Investing: The New Self Love
Self-love takes many forms, such as physical, mental, and emotional well-being. But have you thought about your financial well-being? Many of us don’t know our net worth, how much to put aside to reach financial freedom, or how much to invest.
Here, we'll cover how you can take care of yourself financially.
But first, what is financial well-being?
Financial well-being is a state of being where a person feels secure and in control of their current and future finances.
Here’s what “being secure and in control” could look like:
- Knowing how much money is coming in and going out of your accounts
- Keeping a budget and spending within your means
- Being prepared for financial emergencies
- Having a tight rein on managing debts
- Setting yourself up to meet your long-term financial goals
Why do these practices matter? In short, it allows you to take care of future you. Having a financial plan can better equip you to deal with life’s unexpected situations, such as:
- paying off an expected medical bill;
- leaving an unhappy relationship; or
- arranging a last-minute flight to see family.
It can also give you the freedom to build the life you want, allowing you to move countries, change your career track, or retire when you want to.
Now, imagine a state where you’re financially able to cater to all of the above situations. That’s a significant area of life where you’ve mitigated stress, preventing it from spilling over into your physical and mental health, work performance, and overall quality of life.
If you’re worried about your finances, you’re not alone
The COVID-19 pandemic, in particular, has exacerbated financial stress with widespread job losses, extended lockdowns, and increased medical expenses. Many of us may have even dipped into our savings or emergency fund to handle these unexpected events.
In fact, 49% of global respondents in a COVID-19 Global Impact Study reported being stressed about their current financial situation. National surveys conducted since the pandemic began in 2020 found that:
- 55% of Singaporean consumers felt anxious about their financial situation.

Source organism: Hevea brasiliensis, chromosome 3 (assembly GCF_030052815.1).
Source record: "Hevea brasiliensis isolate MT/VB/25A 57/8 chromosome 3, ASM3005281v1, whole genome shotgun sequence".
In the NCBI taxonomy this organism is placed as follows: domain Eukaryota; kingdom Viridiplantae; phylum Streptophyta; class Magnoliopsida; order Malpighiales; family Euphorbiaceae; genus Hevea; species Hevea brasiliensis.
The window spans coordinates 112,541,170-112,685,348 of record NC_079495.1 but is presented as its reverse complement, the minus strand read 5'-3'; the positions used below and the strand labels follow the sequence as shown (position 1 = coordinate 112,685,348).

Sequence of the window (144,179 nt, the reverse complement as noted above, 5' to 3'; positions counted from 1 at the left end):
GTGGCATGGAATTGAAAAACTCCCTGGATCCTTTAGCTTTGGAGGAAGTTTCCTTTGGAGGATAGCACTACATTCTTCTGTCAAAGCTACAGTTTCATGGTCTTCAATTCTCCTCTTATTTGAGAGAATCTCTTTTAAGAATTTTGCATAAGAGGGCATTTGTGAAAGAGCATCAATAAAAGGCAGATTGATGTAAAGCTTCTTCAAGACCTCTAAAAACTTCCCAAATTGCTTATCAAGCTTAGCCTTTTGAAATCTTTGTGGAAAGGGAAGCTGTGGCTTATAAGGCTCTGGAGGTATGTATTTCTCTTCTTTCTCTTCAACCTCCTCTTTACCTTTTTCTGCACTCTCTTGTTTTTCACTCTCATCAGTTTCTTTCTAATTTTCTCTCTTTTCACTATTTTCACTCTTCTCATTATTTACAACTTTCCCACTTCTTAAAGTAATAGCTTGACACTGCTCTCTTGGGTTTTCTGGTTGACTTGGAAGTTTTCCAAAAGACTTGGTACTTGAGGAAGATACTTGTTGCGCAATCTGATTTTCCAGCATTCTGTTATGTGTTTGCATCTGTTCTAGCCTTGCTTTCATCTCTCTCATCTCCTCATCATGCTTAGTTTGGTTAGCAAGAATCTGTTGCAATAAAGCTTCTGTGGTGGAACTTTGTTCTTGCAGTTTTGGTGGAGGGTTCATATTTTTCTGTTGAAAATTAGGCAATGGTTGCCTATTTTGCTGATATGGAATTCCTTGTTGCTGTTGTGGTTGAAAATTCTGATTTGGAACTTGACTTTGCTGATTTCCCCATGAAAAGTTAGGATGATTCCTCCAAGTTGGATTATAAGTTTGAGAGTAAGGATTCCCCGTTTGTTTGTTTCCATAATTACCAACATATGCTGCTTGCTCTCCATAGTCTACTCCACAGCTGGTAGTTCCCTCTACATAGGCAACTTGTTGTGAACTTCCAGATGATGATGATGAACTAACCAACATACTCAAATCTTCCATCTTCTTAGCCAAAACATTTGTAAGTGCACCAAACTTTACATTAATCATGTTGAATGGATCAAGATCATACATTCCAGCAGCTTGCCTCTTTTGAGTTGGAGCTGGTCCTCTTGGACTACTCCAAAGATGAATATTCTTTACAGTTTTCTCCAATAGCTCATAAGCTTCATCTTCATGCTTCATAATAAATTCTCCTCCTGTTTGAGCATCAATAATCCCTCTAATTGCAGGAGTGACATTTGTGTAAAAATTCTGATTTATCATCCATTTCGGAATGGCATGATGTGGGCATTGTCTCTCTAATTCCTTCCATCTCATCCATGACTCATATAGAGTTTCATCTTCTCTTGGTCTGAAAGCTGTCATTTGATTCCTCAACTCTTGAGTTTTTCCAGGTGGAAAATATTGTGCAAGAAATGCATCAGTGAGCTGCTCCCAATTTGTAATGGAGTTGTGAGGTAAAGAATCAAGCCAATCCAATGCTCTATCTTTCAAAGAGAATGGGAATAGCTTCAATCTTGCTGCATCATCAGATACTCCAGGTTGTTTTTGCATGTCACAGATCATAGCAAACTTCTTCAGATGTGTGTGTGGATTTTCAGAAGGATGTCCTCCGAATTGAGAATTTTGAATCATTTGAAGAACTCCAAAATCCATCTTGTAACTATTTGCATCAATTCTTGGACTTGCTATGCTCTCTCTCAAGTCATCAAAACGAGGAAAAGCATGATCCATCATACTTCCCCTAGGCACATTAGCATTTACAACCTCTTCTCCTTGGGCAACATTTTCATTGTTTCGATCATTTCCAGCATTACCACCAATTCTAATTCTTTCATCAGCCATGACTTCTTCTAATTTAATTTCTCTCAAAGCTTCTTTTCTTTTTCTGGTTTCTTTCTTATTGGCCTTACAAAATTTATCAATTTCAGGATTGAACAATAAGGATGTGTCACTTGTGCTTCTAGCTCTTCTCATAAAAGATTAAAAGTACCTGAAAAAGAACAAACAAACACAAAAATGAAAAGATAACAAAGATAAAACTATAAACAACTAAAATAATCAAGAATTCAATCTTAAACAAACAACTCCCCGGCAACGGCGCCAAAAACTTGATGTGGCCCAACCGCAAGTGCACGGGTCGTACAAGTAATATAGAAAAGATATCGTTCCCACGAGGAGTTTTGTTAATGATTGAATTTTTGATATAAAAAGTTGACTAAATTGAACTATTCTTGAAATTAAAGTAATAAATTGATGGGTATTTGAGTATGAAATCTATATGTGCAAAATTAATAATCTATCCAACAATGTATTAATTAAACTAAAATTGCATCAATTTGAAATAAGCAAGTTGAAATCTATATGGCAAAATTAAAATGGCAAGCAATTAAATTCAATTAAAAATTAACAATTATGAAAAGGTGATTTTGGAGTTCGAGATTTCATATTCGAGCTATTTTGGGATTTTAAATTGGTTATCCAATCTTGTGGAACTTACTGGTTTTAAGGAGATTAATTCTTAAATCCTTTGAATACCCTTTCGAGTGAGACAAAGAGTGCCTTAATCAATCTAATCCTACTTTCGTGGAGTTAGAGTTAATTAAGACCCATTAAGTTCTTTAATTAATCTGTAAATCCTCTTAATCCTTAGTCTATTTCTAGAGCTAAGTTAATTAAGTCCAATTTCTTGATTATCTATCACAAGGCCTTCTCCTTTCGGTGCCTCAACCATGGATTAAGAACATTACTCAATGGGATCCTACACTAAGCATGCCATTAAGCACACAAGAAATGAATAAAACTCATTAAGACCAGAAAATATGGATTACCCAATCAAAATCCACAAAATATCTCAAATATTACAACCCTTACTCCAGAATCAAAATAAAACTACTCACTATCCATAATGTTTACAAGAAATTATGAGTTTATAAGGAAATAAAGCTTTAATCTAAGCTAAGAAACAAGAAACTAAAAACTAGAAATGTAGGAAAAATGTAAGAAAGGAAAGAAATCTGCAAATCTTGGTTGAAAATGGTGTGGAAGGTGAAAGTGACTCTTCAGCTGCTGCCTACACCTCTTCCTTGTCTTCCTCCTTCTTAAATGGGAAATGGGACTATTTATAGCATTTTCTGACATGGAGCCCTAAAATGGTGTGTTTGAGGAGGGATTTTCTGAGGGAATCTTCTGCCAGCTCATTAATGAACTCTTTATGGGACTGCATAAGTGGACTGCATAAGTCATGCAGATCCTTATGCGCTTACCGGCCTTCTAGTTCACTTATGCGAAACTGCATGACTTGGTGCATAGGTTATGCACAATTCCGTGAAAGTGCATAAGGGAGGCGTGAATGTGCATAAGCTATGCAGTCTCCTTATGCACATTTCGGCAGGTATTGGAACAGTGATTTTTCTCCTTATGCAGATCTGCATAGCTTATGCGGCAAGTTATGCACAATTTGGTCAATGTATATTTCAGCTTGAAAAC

- Financial stress had increased by 35% for Malaysians.
- 31% of Australians reported financial stress with difficulty paying for essentials.
Additionally, the 2021 Cigna 360 Well-Being Survey conducted in 21 markets across 5 continents revealed that only a minority of respondents were confident about having sufficient money for retirement (19%), their current financial situation (22%), and maintaining their current standard of living (28%).
It’s time to become your own CFO
The good news? While certain circumstances may be beyond your control, your money needn’t be. Once you’ve started budgeting with sufficient liquidity for short-term needs and created an emergency fund, it might be time to add investing to your self-care regimen.
Investing puts your money to work for you. When you consistently invest in a diversified portfolio over the long term, your money can grow through compounded returns and market appreciation. That’s because, over the long term, markets trend upwards.
For example, if you look at the S&P 500 index, an index of the top 500 US companies, you'd see that it's returned a historic annualised average return of around 10.5% since its inception in 1957 through 2021. To put that in context, if you’d invested $10 USD in the index in 1957, today, that same $10 USD would be worth almost $6,000 USD. That’s enough to beat inflation and your bank’s interest rates.
You don’t need a lot to start investing, and you only need to invest consistently to realise these long-term returns. You can even invest on autopilot by setting up a recurring transfer into an investment portfolio, so you don’t have to think about it. All you need to do is set aside a suitable portion of your salary each fortnight or month for your investments, and let your money work hard for you.
The bottom line? Investing is one way you can work towards the financial future you want. It's arguably one of the best forms of self-love you can give yourself.